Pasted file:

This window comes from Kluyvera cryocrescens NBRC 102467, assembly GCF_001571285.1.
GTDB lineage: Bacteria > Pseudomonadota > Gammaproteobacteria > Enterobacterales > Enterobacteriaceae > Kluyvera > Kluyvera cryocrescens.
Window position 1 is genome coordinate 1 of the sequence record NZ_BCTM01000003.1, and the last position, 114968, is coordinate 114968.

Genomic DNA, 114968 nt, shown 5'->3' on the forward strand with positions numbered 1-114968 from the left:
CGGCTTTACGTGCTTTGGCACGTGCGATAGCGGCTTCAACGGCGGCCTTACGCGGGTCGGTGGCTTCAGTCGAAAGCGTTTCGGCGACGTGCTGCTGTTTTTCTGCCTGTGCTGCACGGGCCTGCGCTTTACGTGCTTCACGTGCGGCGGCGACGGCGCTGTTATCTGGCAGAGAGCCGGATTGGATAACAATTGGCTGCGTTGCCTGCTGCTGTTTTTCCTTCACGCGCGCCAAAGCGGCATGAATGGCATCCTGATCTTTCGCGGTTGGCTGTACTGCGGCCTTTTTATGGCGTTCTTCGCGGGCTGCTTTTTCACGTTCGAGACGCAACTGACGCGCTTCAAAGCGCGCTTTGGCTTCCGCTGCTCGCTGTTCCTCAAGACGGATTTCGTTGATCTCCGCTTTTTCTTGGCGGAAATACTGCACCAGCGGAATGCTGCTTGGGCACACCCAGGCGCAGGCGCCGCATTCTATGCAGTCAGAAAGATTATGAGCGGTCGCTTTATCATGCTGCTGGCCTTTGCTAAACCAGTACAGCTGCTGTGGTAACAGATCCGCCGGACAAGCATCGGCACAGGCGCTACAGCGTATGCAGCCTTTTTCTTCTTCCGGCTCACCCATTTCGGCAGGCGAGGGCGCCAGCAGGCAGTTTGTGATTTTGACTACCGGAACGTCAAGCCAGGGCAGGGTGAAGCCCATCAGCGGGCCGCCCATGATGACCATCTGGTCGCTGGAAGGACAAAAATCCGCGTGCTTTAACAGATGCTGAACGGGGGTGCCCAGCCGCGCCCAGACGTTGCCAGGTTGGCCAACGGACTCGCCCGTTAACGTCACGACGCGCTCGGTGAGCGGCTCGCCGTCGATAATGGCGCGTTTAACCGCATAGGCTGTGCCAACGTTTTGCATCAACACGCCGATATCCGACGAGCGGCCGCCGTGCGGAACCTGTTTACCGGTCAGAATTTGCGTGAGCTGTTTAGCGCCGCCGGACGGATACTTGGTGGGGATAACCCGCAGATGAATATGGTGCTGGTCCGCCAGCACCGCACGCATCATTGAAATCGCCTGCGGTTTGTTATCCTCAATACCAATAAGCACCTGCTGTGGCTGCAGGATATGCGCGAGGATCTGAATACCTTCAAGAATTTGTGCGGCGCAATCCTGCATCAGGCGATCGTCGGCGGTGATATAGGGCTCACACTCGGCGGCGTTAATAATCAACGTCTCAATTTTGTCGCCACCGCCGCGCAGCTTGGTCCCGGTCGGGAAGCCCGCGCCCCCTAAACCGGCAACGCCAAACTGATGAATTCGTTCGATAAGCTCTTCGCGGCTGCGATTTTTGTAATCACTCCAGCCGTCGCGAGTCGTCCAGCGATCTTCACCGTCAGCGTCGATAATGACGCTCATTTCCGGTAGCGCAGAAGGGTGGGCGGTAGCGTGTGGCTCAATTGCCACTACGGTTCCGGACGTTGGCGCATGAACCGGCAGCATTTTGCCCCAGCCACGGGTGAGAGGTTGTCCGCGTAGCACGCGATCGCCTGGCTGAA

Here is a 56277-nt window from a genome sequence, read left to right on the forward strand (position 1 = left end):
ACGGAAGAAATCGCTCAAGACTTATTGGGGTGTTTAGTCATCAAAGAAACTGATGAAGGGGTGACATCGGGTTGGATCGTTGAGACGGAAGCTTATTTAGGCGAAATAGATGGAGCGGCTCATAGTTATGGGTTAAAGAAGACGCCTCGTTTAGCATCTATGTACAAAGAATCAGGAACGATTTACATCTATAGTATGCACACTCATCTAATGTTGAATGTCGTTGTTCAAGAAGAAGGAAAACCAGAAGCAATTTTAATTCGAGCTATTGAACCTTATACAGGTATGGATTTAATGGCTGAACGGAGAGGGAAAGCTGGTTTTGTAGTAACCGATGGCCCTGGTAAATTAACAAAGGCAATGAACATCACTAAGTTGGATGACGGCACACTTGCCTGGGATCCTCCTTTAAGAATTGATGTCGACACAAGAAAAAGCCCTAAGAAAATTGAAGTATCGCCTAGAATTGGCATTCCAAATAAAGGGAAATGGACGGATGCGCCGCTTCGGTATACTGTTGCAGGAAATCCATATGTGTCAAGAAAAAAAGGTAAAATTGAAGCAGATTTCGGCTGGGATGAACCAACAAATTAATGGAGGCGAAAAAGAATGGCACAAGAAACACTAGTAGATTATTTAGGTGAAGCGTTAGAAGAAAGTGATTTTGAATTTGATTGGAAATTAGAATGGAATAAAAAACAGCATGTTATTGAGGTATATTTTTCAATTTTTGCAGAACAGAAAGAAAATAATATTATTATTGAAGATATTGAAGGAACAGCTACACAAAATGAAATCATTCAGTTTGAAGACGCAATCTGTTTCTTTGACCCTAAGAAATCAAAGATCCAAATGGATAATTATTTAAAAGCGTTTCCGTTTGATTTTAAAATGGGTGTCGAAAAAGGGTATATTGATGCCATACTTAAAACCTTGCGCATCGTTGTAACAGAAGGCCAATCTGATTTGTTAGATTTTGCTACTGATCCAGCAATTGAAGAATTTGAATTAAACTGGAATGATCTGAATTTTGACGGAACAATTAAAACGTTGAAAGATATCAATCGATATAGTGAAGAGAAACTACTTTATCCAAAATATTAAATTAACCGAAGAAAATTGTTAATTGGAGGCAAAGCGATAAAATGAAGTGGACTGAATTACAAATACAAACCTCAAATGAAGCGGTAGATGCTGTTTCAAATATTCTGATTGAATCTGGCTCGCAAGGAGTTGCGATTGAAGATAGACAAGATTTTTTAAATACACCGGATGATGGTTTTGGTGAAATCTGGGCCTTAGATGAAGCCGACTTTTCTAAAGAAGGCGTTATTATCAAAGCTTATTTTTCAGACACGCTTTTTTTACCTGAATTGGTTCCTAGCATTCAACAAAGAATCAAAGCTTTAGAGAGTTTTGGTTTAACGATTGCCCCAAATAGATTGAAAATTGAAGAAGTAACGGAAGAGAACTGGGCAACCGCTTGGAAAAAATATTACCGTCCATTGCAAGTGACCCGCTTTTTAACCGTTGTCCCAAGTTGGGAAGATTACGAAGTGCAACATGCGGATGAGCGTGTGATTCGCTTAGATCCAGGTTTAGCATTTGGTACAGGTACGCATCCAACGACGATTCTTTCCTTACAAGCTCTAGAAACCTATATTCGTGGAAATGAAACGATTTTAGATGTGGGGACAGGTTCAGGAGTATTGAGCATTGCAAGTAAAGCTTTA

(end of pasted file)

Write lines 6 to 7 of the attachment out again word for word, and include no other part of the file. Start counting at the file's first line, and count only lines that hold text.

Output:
Here is a 56277-nt window from a genome sequence, read left to right on the forward strand (position 1 = left end):
ACGGAAGAAATCGCTCAAGACTTATTGGGGTGTTTAGTCATCAAAGAAACTGATGAAGGGGTGACATCGGGTTGGATCGTTGAGACGGAAGCTTATTTAGGCGAAATAGATGGAGCGGCTCATAGTTATGGGTTAAAGAAGACGCCTCGTTTAGCATCTATGTACAAAGAATCAGGAACGATTTACATCTATAGTATGCACACTCATCTAATGTTGAATGTCGTTGTTCAAGAAGAAGGAAAACCAGAAGCAATTTTAATTCGAGCTATTGAACCTTATACAGGTATGGATTTAATGGCTGAACGGAGAGGGAAAGCTGGTTTTGTAGTAACCGATGGCCCTGGTAAATTAACAAAGGCAATGAACATCACTAAGTTGGATGACGGCACACTTGCCTGGGATCCTCCTTTAAGAATTGATGTCGACACAAGAAAAAGCCCTAAGAAAATTGAAGTATCGCCTAGAATTGGCATTCCAAATAAAGGGAAATGGACGGATGCGCCGCTTCGGTATACTGTTGCAGGAAATCCATATGTGTCAAGAAAAAAAGGTAAAATTGAAGCAGATTTCGGCTGGGATGAACCAACAAATTAATGGAGGCGAAAAAGAATGGCACAAGAAACACTAGTAGATTATTTAGGTGAAGCGTTAGAAGAAAGTGATTTTGAATTTGATTGGAAATTAGAATGGAATAAAAAACAGCATGTTATTGAGGTATATTTTTCAATTTTTGCAGAACAGAAAGAAAATAATATTATTATTGAAGATATTGAAGGAACAGCTACACAAAATGAAATCATTCAGTTTGAAGACGCAATCTGTTTCTTTGACCCTAAGAAATCAAAGATCCAAATGGATAATTATTTAAAAGCGTTTCCGTTTGATTTTAAAATGGGTGTCGAAAAAGGGTATATTGATGCCATACTTAAAACCTTGCGCATCGTTGTAACAGAAGGCCAATCTGATTTGTTAGATTTTGCTACTGATCCAGCAATTGAAGAATTTGAATTAAACTGGAATGATCTGAATTTTGACGGAACAATTAAAACGTTGAAAGATATCAATCGATATAGTGAAGAGAAACTACTTTATCCAAAATATTAAATTAACCGAAGAAAATTGTTAATTGGAGGCAAAGCGATAAAATGAAGTGGACTGAATTACAAATACAAACCTCAAATGAAGCGGTAGATGCTGTTTCAAATATTCTGATTGAATCTGGCTCGCAAGGAGTTGCGATTGAAGATAGACAAGATTTTTTAAATACACCGGATGATGGTTTTGGTGAAATCTGGGCCTTAGATGAAGCCGACTTTTCTAAAGAAGGCGTTATTATCAAAGCTTATTTTTCAGACACGCTTTTTTTACCTGAATTGGTTCCTAGCATTCAACAAAGAATCAAAGCTTTAGAGAGTTTTGGTTTAACGATTGCCCCAAATAGATTGAAAATTGAAGAAGTAACGGAAGAGAACTGGGCAACCGCTTGGAAAAAATATTACCGTCCATTGCAAGTGACCCGCTTTTTAACCGTTGTCCCAAGTTGGGAAGATTACGAAGTGCAACATGCGGATGAGCGTGTGATTCGCTTAGATCCAGGTTTAGCATTTGGTACAGGTACGCATCCAACGACGATTCTTTCCTTACAAGCTCTAGAAACCTATATTCGTGGAAATGAAACGATTTTAGATGTGGGGACAGGTTCAGGAGTATTGAGCATTGCAAGTAAAGCTTTA